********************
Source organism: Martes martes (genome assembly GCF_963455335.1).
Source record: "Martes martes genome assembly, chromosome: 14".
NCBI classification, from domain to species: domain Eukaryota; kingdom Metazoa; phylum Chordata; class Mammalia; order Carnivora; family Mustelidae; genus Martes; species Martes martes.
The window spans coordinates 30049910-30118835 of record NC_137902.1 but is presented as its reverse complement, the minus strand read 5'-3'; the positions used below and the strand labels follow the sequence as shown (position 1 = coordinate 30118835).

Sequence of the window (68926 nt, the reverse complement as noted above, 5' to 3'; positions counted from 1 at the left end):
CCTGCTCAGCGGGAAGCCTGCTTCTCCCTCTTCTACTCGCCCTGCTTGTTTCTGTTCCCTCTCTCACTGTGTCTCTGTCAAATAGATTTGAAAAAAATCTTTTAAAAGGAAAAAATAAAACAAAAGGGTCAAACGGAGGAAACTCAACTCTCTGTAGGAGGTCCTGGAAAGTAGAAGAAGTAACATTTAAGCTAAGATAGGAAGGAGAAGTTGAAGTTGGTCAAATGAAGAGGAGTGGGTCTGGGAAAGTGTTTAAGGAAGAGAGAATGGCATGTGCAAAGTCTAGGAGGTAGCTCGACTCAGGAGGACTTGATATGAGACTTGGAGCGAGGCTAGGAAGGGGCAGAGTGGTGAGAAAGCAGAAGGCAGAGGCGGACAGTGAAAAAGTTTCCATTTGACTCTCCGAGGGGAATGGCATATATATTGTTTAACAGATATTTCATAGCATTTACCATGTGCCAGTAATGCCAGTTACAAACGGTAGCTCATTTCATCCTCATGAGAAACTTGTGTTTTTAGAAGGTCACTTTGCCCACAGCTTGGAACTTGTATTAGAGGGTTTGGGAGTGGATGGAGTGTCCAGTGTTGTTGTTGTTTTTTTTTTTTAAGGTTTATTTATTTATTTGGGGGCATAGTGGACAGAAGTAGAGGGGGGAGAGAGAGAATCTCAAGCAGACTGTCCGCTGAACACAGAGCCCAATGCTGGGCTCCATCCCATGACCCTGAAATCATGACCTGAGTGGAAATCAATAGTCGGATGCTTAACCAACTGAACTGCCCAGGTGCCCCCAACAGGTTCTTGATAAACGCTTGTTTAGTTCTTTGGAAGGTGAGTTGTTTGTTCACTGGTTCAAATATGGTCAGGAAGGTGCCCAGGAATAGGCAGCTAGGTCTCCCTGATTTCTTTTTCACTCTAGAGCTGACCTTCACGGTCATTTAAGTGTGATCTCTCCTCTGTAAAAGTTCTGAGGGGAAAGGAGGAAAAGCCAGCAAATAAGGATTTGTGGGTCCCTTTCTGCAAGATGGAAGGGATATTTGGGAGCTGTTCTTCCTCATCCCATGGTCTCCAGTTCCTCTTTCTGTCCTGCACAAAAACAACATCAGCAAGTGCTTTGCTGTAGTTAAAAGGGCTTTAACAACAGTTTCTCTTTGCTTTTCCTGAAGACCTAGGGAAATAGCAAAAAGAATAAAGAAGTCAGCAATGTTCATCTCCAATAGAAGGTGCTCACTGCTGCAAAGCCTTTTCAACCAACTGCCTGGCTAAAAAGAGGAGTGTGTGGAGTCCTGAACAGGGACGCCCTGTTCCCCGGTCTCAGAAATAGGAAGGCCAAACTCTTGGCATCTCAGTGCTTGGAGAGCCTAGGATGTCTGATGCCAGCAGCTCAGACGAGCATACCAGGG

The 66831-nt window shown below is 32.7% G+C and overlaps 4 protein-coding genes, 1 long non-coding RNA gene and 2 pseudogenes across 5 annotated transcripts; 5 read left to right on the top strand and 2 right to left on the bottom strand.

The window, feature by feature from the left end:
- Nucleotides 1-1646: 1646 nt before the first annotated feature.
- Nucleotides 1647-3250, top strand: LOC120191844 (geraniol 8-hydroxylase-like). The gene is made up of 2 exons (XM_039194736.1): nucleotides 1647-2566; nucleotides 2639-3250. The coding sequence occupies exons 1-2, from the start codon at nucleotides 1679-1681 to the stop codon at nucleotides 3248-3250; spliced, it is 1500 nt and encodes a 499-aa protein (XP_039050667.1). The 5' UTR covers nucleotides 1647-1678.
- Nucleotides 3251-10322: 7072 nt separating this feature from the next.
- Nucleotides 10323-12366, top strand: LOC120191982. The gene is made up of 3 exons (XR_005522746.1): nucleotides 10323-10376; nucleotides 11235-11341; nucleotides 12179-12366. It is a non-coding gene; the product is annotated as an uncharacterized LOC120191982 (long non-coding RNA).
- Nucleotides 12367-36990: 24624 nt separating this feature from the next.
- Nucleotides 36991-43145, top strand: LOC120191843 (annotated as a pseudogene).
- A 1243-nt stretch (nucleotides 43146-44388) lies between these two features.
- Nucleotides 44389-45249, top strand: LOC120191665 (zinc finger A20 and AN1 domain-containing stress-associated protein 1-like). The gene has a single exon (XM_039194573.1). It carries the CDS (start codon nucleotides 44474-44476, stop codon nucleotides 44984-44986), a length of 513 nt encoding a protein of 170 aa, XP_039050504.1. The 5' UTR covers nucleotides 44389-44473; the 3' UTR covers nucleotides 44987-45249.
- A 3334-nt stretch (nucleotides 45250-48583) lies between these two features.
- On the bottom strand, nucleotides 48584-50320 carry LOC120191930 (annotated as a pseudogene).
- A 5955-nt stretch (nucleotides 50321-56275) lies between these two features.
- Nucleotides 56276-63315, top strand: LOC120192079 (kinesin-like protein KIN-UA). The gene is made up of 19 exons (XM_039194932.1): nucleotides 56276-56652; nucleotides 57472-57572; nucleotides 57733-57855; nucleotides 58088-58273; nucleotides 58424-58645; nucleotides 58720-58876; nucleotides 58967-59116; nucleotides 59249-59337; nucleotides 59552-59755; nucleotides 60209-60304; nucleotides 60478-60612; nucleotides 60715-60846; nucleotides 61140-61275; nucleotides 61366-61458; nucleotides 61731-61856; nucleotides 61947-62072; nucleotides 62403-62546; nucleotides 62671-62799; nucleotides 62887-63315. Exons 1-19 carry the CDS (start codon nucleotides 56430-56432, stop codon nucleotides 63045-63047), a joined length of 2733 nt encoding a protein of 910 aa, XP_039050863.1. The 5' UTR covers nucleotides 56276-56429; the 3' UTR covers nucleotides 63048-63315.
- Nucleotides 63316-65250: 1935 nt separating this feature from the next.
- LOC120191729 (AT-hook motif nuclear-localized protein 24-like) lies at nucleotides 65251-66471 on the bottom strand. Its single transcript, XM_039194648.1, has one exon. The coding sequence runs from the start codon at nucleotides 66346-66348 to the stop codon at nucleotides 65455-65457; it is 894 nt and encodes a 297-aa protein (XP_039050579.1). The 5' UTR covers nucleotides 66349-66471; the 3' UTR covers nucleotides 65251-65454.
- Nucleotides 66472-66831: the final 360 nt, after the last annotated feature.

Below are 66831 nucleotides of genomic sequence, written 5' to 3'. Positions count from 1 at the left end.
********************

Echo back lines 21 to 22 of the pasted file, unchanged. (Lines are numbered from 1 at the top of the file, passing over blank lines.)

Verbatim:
- Nucleotides 63316-65250: 1935 nt separating this feature from the next.
- LOC120191729 (AT-hook motif nuclear-localized protein 24-like) lies at nucleotides 65251-66471 on the bottom strand. Its single transcript, XM_039194648.1, has one exon. The coding sequence runs from the start codon at nucleotides 66346-66348 to the stop codon at nucleotides 65455-65457; it is 894 nt and encodes a 297-aa protein (XP_039050579.1). The 5' UTR covers nucleotides 66349-66471; the 3' UTR covers nucleotides 65251-65454.